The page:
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The Australian Education Blog
Ray Fleming's take on what's interesting in Education IT in Australia

  • Education

    What factors influence school performance in Australia?


    imageI am halfway through reading “School performance in Australia: results from analyses of school effectiveness”, a research report published in 2004. It looked at the performance of Victorian schools, as part of the Shared Future project. Although the report dates from 2004, almost all of the data and findings are still absolutely relevant today.

    As I’ve been reading it, I’ve been looking for snippets of information that would be relevant and useful for a leader/teacher in an individual school. Here’s some of those:

    • Teachers who are more satisfied with their jobs produce better results (Page x)
    • Where teachers rely more often on traditional teaching methods the results are lower (Page x)
    • High performing schools adopt policies facilitating student engagement…such as extra-curricular programmes and student support (Page xi)
    • There is no relationship between school expenditure and school performance - although there’s a note that later analysis showed there may be ‘some positive effect’ (Page 6)
    • Smaller schools perform worse in international reading tests (Page 12)

    So, if you want to raise standards in your school, the data says that having more satisfied teachers, with innovative teaching practice, and extra-curriculum programmes will make a difference. And that is even more critical to do if you are from a small school.

    The other thing that surprised me is that students’ socio-economic status has a direct link to school absence (Page 20), which is interesting, but perhaps something that individual school leaders can do much about directly?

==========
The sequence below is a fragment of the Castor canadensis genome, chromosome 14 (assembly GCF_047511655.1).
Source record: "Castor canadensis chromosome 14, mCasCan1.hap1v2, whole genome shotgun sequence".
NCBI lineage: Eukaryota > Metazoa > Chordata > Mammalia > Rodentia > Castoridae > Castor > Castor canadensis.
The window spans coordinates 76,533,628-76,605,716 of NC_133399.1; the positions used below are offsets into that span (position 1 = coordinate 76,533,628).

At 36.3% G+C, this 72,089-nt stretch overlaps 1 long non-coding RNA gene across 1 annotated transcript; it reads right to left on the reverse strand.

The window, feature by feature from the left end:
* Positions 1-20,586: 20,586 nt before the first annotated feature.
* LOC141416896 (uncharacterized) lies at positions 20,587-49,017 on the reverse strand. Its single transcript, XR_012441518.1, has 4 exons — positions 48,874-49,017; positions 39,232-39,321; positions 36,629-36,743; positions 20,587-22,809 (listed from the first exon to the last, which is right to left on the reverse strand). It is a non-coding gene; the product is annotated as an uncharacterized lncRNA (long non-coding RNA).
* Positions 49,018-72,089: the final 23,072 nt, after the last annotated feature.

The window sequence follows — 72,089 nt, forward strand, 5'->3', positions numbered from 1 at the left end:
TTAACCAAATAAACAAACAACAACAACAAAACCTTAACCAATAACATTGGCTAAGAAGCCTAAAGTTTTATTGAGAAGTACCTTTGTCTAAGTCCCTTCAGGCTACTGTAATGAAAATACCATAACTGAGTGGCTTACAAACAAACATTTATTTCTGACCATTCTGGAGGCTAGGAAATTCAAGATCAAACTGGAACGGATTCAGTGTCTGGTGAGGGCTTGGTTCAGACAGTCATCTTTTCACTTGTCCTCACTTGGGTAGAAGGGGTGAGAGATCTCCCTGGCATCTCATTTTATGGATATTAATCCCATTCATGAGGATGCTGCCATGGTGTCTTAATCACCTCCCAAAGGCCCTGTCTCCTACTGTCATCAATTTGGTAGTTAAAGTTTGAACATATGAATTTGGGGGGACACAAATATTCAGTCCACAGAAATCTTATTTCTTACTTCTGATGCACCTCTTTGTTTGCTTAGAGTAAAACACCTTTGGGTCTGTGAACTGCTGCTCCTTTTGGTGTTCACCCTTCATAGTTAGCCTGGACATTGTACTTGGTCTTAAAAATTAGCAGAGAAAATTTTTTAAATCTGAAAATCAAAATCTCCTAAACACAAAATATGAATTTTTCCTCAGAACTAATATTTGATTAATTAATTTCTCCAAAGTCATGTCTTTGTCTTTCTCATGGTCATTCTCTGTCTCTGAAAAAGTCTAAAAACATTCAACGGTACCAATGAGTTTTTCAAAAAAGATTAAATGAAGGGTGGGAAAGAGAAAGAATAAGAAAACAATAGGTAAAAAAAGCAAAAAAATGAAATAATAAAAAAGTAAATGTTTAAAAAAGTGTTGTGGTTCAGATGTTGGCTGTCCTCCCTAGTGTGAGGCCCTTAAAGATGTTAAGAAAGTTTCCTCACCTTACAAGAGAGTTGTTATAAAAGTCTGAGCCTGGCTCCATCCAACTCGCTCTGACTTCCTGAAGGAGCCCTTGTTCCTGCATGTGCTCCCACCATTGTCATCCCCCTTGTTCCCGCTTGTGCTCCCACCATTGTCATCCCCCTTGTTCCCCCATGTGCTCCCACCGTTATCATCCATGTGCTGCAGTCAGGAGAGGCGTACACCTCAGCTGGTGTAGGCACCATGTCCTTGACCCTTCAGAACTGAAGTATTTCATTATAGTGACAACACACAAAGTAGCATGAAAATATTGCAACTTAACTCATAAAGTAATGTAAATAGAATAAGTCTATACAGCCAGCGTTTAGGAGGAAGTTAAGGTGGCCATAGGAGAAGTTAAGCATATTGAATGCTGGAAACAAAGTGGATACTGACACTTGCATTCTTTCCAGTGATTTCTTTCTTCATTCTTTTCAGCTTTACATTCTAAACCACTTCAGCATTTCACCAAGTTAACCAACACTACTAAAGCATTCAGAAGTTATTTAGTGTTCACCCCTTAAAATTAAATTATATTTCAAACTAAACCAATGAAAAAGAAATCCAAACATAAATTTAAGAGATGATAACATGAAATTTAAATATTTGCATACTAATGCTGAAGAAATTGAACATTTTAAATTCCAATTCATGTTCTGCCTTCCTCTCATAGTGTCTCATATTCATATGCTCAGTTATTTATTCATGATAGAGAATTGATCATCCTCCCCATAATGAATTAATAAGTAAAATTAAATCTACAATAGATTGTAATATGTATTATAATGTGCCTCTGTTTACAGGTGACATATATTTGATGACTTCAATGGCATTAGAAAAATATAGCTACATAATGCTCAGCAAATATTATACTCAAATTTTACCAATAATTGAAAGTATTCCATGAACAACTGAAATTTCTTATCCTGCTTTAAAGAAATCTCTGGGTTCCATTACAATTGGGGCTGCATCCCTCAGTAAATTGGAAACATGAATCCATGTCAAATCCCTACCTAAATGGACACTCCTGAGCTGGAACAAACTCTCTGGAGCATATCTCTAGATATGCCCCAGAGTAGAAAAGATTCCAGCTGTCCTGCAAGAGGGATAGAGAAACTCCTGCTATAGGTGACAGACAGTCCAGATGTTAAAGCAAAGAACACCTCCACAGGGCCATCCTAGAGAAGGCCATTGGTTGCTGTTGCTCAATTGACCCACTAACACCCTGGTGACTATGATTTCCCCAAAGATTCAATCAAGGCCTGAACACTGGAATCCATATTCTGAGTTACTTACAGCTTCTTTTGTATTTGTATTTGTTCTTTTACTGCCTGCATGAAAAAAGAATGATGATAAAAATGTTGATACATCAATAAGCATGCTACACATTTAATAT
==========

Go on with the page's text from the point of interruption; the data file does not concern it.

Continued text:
The Executive Summary has a list of key findings which are interesting at a system level, but probably less useful to an individual school seeking to improve learning (mainly because they are factors which they have little control over), but here they are, for completeness:

    • Performance in schools is strongly linked to student background
    • Australian students are highly segregated along social and academic lines
    • Segregation of students tends to intensify between-school differences in student outcomes
    • Schools differ in effectiveness
    • Effective schools are found in both the government and non-government sectors
    • Some schools consistently perform well
    • Effectiveness extends beyond cognitive outcomes
    • Some school factors help raise performance

    Learn MoreRead the full 'School Performance in Australia' report

  • Education

    Ten of the best - SharePoint University websites


    After the list of school websites built on SharePoint from earlier in the week, here’s another handy (and subjective!) list of Ten University SharePoint websites. These websites are all public facing, and by building them on SharePoint, it means the universities can manage the content in exactly the same way as they manage their other resources - and use SharePoint’s workflow to manage the publishing process. But enough of the SharePoint Content Management story - let’s get down to the pictures:

    Click on any of the images to link to the live website

    1. Northern State University, USA
      Northern State University website

    2. Saïd Business School – University of Oxford, UK 
      Saïd Business School – University of Oxford

    3. Coventry University, UK 
      Coventry University

    4. University College London Hospitals, UK 
      University College London Hospitals

    5. Harvard Business School Executive Education, USA 
      Harvard Business School Executive Education

    6. Furman University, USA 
      Furman University

    7. University of Wales, Newport, UK
      University of Wales

    8. The University of Colorado Denver Business School, USA 
      University of Colorado

    9. Chalmers University, Sweden
      Chalmers University

    10. Washington University in St. Louis - Olin Business School, USA

    Learn MoreDownload the PowerPoint versions of Top 10 University SharePoint websites

  • Education

    Training resources for moving education to the Cloud - the Microsoft Partner Network